Do you ever scroll through social media feeling like you will never measure up to these flawless people and their perfectly curated lives? You will never be as thin, as great as a parent, will never love your spouse or parent the way these people seem to? How do they get their houses so clean, their hair so great and where do they find time to exercise so much, travel and read so many books? This feeling isn’t limited to online comparisons though, it can happen when talking to friends and thinking, man, they really seem to have their life together or seeing a parent deal with a toddler meltdown in public without loosing their @#$%%#!
The feeling of 'never being good enough' is something a lot of people struggle with, from career choices to relationships, to how we look, to how we clean, and, if left unchecked, can lead to crippling anxiety and this persuasive feeling that we are never going to be good enough, ever. While this thinking may be commonplace, it does not mean that it should be normalized or accepted without question. Because, spoiler alert, how can we ever be enough if our brains randomly reset the guidelines to being ‘good enough’ EVERY SINGLE DAY?
This constant feeling of inadequacy can stem from a variety of sources, parental pressures, peer comparison, performance-based value, and media influence. It can also arise from your own need for perfectionism.
How to Deal with the 'Never Good Enough' Syndrome:
1. Acknowledge Your Feelings: The first step in addressing any problem is acknowledging it exists. Recognize your feelings of inadequacy as valid but not defining of your worth or capabilities. Acknowledging this allows you to create space for understanding and change.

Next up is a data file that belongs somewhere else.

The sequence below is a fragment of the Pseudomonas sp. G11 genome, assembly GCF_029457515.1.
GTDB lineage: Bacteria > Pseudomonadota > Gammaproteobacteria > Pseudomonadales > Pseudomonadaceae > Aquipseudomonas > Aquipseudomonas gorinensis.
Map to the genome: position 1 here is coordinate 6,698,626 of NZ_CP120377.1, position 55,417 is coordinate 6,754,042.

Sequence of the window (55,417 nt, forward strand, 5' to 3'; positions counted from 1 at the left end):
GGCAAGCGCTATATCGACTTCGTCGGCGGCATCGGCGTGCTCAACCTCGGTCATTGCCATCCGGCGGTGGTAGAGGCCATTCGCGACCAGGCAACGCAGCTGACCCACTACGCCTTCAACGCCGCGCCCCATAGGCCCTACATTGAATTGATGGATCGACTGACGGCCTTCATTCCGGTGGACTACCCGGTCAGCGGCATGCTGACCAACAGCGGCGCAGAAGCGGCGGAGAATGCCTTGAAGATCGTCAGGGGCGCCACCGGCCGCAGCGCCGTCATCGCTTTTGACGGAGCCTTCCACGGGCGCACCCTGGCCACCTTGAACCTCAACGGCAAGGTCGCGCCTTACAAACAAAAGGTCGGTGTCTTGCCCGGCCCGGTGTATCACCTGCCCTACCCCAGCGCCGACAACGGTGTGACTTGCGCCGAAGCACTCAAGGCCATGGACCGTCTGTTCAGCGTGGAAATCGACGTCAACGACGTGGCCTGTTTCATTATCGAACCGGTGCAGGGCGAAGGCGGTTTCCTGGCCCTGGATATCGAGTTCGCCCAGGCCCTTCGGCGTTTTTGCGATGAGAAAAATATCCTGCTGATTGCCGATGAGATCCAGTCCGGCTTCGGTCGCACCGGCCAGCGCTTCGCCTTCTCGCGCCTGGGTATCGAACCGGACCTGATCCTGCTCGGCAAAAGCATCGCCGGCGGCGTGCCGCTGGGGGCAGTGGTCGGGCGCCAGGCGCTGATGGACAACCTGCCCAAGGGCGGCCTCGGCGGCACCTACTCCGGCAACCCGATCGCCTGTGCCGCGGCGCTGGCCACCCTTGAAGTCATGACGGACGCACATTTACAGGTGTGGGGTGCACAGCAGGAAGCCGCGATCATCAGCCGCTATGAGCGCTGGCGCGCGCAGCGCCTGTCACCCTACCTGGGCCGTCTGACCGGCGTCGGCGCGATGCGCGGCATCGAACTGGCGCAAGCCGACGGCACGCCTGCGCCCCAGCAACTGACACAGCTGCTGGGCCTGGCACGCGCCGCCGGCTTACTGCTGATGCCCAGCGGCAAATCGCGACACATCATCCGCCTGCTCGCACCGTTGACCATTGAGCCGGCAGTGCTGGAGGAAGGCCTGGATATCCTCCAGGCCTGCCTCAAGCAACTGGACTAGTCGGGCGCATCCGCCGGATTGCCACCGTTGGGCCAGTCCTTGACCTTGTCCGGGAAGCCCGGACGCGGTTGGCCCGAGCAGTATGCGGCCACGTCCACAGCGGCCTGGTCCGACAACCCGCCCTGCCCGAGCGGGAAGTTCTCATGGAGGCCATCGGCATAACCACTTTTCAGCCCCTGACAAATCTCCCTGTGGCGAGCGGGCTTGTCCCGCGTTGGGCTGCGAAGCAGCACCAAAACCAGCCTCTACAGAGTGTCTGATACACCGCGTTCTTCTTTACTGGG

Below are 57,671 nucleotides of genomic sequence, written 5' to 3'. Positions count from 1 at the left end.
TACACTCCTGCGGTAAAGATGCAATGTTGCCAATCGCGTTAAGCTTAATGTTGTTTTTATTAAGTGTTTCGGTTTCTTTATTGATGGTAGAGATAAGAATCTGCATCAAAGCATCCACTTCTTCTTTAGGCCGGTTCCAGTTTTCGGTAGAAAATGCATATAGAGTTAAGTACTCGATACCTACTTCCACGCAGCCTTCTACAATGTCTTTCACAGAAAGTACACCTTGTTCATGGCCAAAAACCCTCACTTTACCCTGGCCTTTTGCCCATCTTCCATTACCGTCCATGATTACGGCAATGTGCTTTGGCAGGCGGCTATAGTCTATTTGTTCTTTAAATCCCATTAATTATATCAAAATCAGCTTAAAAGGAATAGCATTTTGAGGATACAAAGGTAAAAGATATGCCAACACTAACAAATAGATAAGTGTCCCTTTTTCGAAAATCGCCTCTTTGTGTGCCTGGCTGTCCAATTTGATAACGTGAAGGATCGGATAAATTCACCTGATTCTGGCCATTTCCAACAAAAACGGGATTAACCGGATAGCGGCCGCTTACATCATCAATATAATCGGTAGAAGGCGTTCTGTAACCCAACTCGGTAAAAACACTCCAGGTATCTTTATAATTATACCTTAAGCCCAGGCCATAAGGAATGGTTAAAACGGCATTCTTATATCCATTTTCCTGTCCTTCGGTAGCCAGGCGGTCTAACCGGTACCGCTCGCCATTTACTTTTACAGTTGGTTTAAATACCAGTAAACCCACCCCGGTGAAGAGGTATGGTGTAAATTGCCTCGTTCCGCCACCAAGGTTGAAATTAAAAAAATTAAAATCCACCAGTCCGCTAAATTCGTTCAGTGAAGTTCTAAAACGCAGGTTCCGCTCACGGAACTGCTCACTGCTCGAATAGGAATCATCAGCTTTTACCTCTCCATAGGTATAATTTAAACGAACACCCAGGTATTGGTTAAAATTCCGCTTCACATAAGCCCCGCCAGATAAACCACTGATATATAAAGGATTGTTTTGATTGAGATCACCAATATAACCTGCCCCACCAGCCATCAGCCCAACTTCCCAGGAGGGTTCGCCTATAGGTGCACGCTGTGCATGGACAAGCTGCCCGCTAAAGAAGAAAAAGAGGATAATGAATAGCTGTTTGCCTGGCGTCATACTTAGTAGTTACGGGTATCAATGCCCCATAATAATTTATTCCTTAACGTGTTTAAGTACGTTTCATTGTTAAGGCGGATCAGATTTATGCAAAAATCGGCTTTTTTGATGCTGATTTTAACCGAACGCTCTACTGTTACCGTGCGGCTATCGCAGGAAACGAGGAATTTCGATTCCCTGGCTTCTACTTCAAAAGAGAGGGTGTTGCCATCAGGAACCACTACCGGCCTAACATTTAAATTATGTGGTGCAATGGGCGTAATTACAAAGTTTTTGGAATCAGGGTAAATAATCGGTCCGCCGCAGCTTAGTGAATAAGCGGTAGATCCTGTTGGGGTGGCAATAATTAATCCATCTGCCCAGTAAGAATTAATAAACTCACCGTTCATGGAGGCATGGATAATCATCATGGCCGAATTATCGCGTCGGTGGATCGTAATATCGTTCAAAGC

2. Seek Professional Help: If feelings of inadequacy become overwhelming or cause you to feel anxious, depressed, or even suicidal, seeking professional help is crucial. Therapists and counselors are trained to help you navigate these feelings and emotions and provide tools and strategies to cope with these feelings.
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3. Practice Self-Compassion: Practicing self-compassion means treating yourself with the same kindness and understanding as you would a friend or someone you love who is in a similar situation. It involves acknowledging that everyone, including yourself, makes mistakes and that it's okay not to be perfect.
4. Challenge and Change Your Inner Dialogue: The way we talk to ourselves matters. If you often find yourself thinking negatively, or having an internal monologue about yourself that is cruel, it is time to consciously change that dialogue. Instead of criticizing yourself for failing to meet the high standards you have self imposed, acknowledge your efforts and the progress you're making.
5. Set Realistic Expectations: The expectation to be perfect is not just unrealistic, it's also unhealthy. Ask yourself, where are these expectations coming from? Social media, TV, movies, influencers, friends, family? Are they real, are they obtainable? Instead, aim for growth and progress, not perfection.
6. Surround Yourself with Positive Influences: The company you keep can significantly impact your self-esteem and self-worth. Surrounding yourself with supportive and positive people who encourage you, rather than bring you down, can significantly improve your feelings of self-worth. Also, monitor the media you watch and the people you follow. Follow accounts that are real, unfiltered and supportive. Follow real people, not influencers and if you want to follow a few unrealistic, fun accounts do so, but remember, the pictures and images are staged, filtered and retouched, it isn’t real life at all!
7. Practice Gratitude: Focus on what you have accomplished and the positive aspects of your life. When negative thoughts intrude your mind, reframe them, instead of “I am so out of shape, I look terrible!” edit them to “I have worked out consistently this month, I am doing something for myself and wow am I stronger!”.
The feeling of 'never being good enough' can be crippling, but it is possible to break free from its grasp. The path to overcoming this feeling requires patience, self-compassion, and sometimes professional help. It's essential to remember that everyone's journey is unique and there's no universal timeline for healing. The most important thing is to keep moving forward, one step at a time, towards a healthier, more positive perception of yourself. You are, and always have been, more than enough.
Food for thought:
How can I practice self compassion?
Why do I allow social media to make me feel bad about myself?
Why do I allow others to make me feel less than?
As always, thank you for your love and support,